Why you might want to keep blog comments on

MarketingProfs B2B Forum

My good friend Chris Brogan is the latest in a series of bloggers who are turning off comments. That’s a personal preference, and I respect that choice.

Here are three reasons why comments are staying on any property that I have responsibility for, as a sort of counter-perspective.

1. Rent vs. own: Chris makes the valid point that many conversations are happening on social networks. That’s unquestionably true. However, as I’ve said for years, you own nothing in social media. All those conversations that people are having about your content aren’t yours, and if Facebook goes the way of MySpace or Twitter goes the way of Friendster, all those conversations go away. If you intend to do things like mine your conversations and comments for insights, owning the data makes that much more convenient. This blog has survived the rise and fall of MySpace, LiveJournal, Xanga, etc. and the rich comment history remains – data I can use for future research.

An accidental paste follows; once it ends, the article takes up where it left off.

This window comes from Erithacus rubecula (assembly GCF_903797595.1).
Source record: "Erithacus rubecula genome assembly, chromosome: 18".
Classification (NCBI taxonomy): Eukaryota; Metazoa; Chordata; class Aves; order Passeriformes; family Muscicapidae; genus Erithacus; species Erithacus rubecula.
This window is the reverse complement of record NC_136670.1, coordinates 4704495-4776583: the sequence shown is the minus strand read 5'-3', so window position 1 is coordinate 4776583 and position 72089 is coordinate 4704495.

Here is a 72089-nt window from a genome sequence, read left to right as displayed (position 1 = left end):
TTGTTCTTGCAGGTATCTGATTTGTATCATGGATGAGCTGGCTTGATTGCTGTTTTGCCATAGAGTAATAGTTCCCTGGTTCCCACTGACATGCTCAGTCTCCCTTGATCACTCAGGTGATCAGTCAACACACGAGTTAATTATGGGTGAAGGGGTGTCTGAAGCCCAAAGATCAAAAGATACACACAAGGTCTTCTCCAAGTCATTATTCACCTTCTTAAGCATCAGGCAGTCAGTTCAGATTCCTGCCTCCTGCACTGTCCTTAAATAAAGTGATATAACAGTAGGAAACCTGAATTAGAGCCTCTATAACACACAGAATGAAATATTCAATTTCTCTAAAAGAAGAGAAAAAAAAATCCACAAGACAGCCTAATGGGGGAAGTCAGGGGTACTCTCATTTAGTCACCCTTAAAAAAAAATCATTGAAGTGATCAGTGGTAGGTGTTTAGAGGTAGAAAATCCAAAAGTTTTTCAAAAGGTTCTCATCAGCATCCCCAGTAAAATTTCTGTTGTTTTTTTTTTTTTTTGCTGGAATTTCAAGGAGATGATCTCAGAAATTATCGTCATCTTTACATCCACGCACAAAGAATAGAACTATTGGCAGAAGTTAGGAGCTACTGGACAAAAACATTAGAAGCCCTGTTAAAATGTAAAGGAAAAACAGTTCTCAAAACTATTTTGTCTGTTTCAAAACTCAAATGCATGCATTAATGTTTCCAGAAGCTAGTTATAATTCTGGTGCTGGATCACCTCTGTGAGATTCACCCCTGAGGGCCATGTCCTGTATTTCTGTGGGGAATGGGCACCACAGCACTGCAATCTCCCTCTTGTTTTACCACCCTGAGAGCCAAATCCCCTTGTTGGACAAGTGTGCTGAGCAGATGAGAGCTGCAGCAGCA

2. Comment spam is controllable. On here I use Disqus. At work I use Livefyre. Both are excellent at controlling outright spammers and self-promoters. The catch is, it does take up a couple of minutes a day to moderate them and respond, but that’s a small price to pay for their excellent services.

3. Comments feed your database. Take a quick look:

Moderate_-_Disqus

In comments, you get digital identity information like name and email address. Now, let’s be clear: you can’t just subscribe every commenter to your newsletter. That’s bad, and in some places, illegal. But you do have that database, and you can use in other ways. Export all of the email addresses from your blog comments and now you have a custom audience you can show social media advertisements to – and you KNOW it’s on target because they commented on your blog.